Japan has come a long way since the era of Lafcadio Hearn (1850-1904), arguably the world’s most famous and certainly the first Western Japanophile. Before Hearn, a Greek-Irishman who married the daughter of a local samurai in remote and rural Shimane Prefecture, and also took on Japanese citizenship, there had been virtually no one from afar who had immersed themselves in Japanese culture as deeply as him — or who served so prominently as a cultural interpreter between the East and the West.
Fast forward to the 21st century, and Japan is no longer the economic animal, the “Asian tiger,” it was feared to be in the 1980s. Instead, it has now more or less settled into being a “soft power,” with its global cultural offerings of manga, anime, costume play and more.
But there are still many people following in Hearn’s footsteps who are drawn to the Japan of old. Indeed, many such folks have delved deep into aspects of Japanese art and culture that most Japanese themselves have lost touch with — in the process overcoming the often introverted, if not outright xenophobic, establishment to gain not only acceptance but also respect and awe from top practitioners in their chosen fields.
Indeed, Japanese culture, and not just the economy, is a major reason why people study the Japanese language overseas. According to a recent report by the Foreign Ministry-affiliated Japan Foundation, some 2.98 million people in 133 countries were studying Japanese in 2006 — 23 times more than 25 years before. As for their nationalities, South Koreans topped the list with 30.6 percent of all students, followed by Chinese (23 percent) and Australians (12.3 percent). While those polled cited numerous reasons for studying the language, “learning about Japanese culture” came out on top, ahead of job prospects or interest in the language itself.
Evidence of mounting interest in Japanese culture is everywhere. In the world of sumo wrestling, Japan’s venerable national sport, 15 of the 42 top-division athletes today are non-Japanese, with the two yokozuna (highest-ranked) champions — Asashoryu and Hakuho — both hailing from Mongolia. Similarly judo, which was started by educator Jigoro Kano in 1882, has become so globalized that it has nearly 550,000 registered exponents in France alone — nearly three times the mere 200,000 people practicing the sport in Japan. The news last September that Los Angeles Olympics gold medalist and judo superhero Yasuhiro Yamashita lost his re-election bid as the International Judo Federation’s education and coaching director is a sour reminder that being from the birthplace of a particular art or culture does not give that country’s people a license to dictate its future.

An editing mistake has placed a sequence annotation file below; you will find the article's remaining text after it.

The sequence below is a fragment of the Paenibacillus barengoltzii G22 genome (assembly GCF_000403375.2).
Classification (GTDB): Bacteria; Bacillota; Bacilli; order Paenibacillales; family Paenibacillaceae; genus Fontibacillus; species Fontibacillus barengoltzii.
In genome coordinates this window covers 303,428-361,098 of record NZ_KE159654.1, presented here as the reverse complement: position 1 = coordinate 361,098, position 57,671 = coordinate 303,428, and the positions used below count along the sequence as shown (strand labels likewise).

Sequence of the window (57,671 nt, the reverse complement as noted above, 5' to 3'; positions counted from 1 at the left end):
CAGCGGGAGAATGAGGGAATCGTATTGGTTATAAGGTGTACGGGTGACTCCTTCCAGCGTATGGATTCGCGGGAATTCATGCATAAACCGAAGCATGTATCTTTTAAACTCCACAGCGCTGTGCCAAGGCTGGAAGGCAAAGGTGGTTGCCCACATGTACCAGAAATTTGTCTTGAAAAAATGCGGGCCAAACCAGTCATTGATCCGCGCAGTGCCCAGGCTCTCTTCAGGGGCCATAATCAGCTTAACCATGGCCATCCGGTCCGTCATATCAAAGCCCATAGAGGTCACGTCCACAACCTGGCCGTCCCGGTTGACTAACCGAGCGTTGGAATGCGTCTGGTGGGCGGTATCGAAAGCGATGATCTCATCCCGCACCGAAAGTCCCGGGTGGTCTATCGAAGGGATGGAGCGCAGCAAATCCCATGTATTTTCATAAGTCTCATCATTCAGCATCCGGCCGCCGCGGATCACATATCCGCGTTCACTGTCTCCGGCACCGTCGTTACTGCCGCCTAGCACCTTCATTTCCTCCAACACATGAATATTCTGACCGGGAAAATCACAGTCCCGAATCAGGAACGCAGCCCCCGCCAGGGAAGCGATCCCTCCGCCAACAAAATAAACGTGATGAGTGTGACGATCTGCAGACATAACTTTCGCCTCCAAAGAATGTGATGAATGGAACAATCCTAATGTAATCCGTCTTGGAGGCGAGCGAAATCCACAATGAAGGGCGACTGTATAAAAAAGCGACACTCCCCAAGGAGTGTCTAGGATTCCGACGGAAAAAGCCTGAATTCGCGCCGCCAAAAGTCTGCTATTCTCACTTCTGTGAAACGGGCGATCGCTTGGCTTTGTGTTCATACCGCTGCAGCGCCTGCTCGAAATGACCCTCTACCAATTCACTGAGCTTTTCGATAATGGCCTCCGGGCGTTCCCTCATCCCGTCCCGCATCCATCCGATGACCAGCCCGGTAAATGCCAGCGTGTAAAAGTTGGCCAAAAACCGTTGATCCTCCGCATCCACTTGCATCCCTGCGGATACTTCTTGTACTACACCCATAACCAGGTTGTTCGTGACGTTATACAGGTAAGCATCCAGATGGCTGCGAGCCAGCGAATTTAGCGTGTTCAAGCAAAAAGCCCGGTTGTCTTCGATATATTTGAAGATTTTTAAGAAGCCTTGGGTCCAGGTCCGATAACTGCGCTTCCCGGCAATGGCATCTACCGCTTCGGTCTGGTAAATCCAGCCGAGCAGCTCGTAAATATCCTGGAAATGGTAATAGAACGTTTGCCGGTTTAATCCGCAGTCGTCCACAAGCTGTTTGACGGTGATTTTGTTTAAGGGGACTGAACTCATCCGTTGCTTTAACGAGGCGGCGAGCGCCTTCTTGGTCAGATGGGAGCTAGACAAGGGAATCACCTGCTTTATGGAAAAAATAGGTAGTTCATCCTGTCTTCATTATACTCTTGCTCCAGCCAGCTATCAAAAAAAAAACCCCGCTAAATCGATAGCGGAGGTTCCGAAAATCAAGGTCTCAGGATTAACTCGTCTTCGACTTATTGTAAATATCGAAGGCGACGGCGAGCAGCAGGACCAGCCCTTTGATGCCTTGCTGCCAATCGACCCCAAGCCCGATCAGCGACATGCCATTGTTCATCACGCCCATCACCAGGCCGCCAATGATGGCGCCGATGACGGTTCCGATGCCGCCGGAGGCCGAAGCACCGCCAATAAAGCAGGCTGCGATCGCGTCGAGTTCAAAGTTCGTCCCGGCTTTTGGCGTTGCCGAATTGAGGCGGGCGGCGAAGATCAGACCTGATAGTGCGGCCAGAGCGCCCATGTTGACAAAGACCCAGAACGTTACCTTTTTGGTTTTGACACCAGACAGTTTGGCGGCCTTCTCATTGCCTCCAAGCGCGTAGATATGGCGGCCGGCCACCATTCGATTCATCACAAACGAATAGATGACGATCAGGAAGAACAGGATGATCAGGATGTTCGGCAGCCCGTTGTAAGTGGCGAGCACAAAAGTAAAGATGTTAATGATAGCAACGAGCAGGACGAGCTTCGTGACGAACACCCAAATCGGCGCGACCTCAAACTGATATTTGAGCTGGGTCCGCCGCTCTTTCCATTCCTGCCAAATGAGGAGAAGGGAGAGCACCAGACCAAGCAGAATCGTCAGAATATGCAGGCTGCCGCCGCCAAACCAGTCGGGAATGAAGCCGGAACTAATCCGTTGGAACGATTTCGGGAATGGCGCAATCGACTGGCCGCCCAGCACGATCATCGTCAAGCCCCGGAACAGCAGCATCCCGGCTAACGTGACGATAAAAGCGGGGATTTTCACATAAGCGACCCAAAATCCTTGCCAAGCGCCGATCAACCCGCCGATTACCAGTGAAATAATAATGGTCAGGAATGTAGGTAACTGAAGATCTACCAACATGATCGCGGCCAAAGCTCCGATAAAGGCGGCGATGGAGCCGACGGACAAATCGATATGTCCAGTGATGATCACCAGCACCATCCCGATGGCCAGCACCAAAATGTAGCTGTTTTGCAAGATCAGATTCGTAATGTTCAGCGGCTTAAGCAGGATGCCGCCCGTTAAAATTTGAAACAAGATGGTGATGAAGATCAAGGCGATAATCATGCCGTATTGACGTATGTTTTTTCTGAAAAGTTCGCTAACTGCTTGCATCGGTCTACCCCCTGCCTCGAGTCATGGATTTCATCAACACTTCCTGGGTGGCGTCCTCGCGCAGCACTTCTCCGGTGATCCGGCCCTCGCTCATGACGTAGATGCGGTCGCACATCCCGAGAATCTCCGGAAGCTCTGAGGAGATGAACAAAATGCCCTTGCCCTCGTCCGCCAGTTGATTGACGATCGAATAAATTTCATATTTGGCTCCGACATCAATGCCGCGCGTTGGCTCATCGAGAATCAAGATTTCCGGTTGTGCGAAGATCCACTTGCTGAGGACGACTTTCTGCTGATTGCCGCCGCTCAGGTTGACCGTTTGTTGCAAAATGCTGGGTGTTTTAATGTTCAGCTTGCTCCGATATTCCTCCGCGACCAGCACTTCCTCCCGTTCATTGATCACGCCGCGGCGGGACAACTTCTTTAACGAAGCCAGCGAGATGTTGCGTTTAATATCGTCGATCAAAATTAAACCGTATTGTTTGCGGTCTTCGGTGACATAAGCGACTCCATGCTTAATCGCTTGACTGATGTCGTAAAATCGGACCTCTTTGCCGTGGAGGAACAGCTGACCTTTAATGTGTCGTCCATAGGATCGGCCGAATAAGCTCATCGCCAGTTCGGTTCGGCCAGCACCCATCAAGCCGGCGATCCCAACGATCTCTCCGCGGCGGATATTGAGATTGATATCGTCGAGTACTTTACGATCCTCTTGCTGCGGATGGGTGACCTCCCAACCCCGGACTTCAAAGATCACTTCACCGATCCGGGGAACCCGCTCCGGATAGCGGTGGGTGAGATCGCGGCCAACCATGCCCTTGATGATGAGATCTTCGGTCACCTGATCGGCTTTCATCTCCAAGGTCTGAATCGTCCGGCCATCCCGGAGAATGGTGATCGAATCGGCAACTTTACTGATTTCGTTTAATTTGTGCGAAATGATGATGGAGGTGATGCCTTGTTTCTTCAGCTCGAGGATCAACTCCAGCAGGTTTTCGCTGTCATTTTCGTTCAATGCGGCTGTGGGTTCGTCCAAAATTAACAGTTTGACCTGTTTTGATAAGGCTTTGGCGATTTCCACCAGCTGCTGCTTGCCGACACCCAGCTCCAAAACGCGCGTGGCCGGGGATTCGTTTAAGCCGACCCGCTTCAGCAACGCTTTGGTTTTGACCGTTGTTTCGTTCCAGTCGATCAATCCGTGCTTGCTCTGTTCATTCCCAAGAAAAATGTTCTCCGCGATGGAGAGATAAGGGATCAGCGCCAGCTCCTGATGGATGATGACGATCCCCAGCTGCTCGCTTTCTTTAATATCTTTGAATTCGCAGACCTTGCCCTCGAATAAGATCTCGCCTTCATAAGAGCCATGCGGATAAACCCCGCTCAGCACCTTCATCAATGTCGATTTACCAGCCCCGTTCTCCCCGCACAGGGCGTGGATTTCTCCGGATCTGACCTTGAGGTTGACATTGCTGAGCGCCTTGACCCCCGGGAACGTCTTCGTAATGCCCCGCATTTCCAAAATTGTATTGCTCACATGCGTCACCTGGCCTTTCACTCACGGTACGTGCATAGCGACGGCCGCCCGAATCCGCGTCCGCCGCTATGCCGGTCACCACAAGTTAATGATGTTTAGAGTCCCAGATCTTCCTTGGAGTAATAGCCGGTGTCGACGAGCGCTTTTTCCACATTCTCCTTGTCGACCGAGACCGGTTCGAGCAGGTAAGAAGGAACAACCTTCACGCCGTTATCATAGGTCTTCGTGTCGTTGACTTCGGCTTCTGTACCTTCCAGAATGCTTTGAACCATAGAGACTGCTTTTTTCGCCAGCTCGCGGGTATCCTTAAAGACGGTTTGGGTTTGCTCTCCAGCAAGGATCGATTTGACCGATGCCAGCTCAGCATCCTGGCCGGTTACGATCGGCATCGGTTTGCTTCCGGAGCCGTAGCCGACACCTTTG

But more often than not, foreigners who specialize in Japanese arts and culture make immeasurable contributions in their fields; without their passion and sensibilities, many of the existing Japanese art forms would have long ago become stale or even died out.
This week’s TIMEOUT features six such experts, in fields from the universally popular to the almost extinct — ranging from geisha entertainment to ikebana flower-arrangement to enka music — as they recount their introduction to their respective art forms, their struggles and their artistic aspirations.
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